Managing Change is Difficult

To be able to keep ahead of new technological and economical developments, companies need to embrace change. According to research and advisory firm Gartner, the typical company has undertaken five major organisational changes in the previous three decades. An additional 75% of these companies expect to pursue additional change initiatives in the forthcoming three decades. Even more, pressure is felt now with most organisations feeling the impact of Covid19.

Organisational change is typically pursued because it is believed the transition will allow a company to operate at a higher level-getting more efficient, productive, innovative, and rewarding. When the change is handled incorrectly, it can develop into a double-edged sword, resulting in a loss of productivity and poor performance from your employees.

Managers and leaders must understand their role in handling change. We have outlined the various kinds of organisational change, along with some advice you can use to deal with the change management process more effectively.


Organisational change is the process where a company alters key elements of its operations or strategy. This may involve changes to business culture, essential re-engineering, organisational structure, or major initiatives and goals.

Based on the objectives you are trying to accomplish, organisational change may be either constant or intermittent. Organisational change is typically categorized into two kinds: Adaptive and transformational change. Adaptive changes are modest, incremental alterations that an organisation undertakes to evolve over time. They may be thought of as the fine-tuning of procedures and business strategies. Transformational changes, on the other hand, are larger in scale and scope, and typically involve a radical change in direction for the company. These changes are often caused by external forces putting pressure on the business, like a new competitor in the market.


Below are five tips and strategies you can use to better manage change in your workplace.

1. Know the Process of Change

No two change initiatives will be the same. But the huge majority of those who are successful follow the steps of a change management procedure. All change procedures have a set of starting conditions (Stage A) and an endpoint (Stage B). The change process is everything that occurs between these two stages. It involves multiple steps which are normally grouped into three phases: Preparation, execution, and follow-through. Here's what happens during each stage:

Preparation: The change manager is focused on preparing both the company and its workers. This involves helping the workers understand the need for the impending transition and outlining the vision and strategy for achieving it.

Execution: The change manager is focused on executing changes in a manner which is compatible with the business's vision for the future.

Follow-through: The change manager is focused on making sure that the change sticks and becomes embedded in the corporation's culture and practices.

2. Know the Forces of Change

To effectively manage change, managers must first grasp why it is needed. Without doing this, it can be difficult for you to craft a plan that addresses root issues and pressing questions, such as:What pressures are driving change? Are they internal drivers, such as a new direction? Are there outside pressures, like the development of new technologies, a change in your business, or a new competitor? By understanding the precipitating factors which have made an organisational change required, you will be better suited to deal with those concerns.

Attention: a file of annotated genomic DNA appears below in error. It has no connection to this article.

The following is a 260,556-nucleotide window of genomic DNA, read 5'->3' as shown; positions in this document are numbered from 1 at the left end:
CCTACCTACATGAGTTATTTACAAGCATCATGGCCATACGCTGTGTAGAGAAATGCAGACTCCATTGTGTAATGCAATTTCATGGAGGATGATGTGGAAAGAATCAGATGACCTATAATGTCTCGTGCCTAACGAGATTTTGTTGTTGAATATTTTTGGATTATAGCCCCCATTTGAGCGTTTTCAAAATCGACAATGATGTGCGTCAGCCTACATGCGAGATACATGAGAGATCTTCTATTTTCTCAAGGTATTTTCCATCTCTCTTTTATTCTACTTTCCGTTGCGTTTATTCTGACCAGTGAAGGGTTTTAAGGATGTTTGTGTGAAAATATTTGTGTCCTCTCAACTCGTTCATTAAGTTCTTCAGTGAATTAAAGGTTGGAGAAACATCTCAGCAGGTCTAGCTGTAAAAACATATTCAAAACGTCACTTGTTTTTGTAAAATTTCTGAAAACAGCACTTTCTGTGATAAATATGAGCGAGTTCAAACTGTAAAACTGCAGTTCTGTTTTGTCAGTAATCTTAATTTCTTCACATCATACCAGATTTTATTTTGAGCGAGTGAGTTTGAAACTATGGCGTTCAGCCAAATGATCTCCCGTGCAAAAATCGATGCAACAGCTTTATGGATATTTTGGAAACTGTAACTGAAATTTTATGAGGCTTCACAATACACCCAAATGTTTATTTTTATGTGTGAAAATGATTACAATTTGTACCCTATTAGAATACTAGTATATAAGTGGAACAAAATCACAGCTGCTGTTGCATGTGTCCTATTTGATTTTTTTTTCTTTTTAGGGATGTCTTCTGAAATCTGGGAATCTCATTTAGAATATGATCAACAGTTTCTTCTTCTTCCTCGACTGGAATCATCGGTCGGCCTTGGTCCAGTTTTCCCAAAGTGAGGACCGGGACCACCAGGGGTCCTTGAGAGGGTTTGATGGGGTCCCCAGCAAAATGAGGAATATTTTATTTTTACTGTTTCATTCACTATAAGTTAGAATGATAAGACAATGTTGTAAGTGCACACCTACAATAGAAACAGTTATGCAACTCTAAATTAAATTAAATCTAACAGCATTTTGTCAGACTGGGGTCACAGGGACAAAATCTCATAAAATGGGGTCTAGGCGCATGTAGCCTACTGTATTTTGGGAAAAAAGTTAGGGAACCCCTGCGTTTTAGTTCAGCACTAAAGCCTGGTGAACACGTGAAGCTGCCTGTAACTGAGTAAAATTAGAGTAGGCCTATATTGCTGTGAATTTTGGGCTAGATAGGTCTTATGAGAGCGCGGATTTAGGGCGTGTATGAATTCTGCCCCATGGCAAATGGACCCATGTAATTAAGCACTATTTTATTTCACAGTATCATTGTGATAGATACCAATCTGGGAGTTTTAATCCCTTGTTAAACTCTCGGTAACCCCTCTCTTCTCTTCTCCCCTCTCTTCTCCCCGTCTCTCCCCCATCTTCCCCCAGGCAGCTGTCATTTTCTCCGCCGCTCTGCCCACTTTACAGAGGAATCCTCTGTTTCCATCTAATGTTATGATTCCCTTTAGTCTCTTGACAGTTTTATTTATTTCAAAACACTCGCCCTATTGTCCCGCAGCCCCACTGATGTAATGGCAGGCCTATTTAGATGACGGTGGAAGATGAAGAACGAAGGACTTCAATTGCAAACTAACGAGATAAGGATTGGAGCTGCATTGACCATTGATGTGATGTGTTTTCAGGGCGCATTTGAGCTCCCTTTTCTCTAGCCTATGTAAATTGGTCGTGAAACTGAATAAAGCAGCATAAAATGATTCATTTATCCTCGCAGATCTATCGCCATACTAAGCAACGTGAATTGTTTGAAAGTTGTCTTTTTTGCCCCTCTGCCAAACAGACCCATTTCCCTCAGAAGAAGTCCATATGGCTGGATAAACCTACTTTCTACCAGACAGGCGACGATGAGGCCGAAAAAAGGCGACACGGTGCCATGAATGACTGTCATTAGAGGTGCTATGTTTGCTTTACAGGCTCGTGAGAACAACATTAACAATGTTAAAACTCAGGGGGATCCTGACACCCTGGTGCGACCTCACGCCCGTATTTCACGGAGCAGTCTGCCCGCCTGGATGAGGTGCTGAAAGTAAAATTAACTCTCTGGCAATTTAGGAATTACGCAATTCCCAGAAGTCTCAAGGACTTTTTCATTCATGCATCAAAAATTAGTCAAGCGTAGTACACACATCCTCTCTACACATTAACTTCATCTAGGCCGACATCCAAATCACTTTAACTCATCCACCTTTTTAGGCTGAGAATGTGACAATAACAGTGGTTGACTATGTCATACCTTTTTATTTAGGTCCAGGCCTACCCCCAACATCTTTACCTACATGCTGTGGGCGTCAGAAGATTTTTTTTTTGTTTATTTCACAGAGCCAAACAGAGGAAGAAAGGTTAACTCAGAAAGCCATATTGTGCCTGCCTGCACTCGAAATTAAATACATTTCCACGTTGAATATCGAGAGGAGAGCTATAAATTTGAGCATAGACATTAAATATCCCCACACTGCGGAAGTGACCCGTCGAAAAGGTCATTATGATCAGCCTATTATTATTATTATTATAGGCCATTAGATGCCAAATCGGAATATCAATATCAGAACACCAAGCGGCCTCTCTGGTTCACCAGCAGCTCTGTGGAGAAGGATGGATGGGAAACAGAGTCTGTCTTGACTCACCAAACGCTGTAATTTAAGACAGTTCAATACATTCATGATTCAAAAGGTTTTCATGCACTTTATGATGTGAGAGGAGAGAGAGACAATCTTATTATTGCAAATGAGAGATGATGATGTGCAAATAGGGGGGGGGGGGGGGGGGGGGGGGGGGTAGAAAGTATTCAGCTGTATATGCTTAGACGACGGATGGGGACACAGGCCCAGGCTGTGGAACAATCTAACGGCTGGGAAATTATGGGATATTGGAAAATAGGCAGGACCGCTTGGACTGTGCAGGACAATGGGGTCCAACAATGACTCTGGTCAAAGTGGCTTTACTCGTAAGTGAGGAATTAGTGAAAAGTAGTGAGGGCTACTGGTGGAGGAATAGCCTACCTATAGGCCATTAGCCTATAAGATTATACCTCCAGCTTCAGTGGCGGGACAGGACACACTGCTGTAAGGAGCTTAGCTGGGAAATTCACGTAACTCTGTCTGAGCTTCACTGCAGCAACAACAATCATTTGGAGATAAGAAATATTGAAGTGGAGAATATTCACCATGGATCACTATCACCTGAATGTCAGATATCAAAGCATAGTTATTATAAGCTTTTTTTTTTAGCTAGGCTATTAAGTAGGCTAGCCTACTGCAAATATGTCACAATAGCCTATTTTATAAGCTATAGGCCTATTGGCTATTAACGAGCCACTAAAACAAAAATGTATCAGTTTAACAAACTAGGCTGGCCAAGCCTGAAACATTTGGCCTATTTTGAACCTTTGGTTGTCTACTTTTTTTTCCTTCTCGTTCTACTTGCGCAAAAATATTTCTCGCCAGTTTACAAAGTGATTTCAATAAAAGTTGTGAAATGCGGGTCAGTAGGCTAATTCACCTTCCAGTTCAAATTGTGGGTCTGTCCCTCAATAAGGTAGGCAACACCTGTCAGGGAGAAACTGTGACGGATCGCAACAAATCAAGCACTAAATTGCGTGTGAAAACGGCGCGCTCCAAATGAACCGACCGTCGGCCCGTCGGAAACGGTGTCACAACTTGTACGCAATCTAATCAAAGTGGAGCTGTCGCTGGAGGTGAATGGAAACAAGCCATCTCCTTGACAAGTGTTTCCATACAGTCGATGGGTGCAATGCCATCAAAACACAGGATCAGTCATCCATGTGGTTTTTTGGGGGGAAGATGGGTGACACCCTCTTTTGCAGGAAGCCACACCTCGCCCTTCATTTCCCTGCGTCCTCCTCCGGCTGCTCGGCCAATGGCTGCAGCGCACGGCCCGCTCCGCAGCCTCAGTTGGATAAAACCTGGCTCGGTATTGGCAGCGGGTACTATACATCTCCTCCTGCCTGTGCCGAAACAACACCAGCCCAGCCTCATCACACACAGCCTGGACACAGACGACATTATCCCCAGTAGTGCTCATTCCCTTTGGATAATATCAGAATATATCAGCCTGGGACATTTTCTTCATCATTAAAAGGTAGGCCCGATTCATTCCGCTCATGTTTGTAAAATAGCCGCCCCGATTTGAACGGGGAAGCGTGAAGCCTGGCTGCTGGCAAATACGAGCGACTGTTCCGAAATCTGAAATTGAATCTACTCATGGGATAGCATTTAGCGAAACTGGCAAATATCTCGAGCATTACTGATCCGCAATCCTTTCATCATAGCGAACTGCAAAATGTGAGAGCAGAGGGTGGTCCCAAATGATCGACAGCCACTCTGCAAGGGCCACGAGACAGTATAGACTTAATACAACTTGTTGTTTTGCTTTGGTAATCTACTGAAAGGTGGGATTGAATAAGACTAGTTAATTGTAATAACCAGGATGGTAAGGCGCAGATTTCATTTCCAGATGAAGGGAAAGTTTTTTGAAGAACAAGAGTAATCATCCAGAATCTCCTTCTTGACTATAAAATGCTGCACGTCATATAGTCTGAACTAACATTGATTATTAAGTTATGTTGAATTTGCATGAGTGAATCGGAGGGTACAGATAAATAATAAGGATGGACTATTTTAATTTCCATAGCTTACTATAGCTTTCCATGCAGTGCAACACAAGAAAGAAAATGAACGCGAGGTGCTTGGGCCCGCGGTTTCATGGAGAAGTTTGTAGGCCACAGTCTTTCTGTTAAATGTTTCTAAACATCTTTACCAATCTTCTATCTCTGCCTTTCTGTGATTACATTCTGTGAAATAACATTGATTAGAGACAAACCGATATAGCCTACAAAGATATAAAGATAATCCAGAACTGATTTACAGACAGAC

3. Create a Strategy

When the motive for change is known, you want to create a strategy. This strategy should broadly outline the reasons for change, define its scope, outline key stakeholders, establish a group, and supply a comprehensive roadmap of the steps which will have to complete the project. Having a defined plan in place makes it easier to communicate the change to your team members and track progress toward key milestones and goals.

4. Communicate

When it comes to directing your organization and employees through a period of significant change, focused and clear communication is among the most effective tools in your arsenal. Ultimately, you need to be capable of communicating change to two quite distinct audiences. The first includes your employees and staff members: These individuals will need to comprehend the need for change, in addition to how it will impact their job duties. Often, the most important thing a manager can do is not recognize the need for change, but excite the momentum to start and take care of the change.

Other important key stakeholders are members of management, the C-Suite, and board members. If you're the individual proposing a change, it is these people who have to be convinced it is needed. If they've pioneered the change but charged you with overseeing the process, it is these people whom you have to regularly update on the status of the project.

5. Prepare for Roadblocks

No matter how thoroughly you prepare for change, everything isn't always going to go according to plan. You will need to be ready for several possible outcomes. By doing your best to anticipate roadblocks, it is possible to take some of the challenges out of this equation. Enable your employees to alter their behaviour by eliminating the barriers that stop them from working toward change. When those barriers are identified, even the most complex issues can be addressed and corrected.

Lars Janowski is an Expert for Business Transformation & Business Improvement and a Member of Helperstreet. View his full profile here.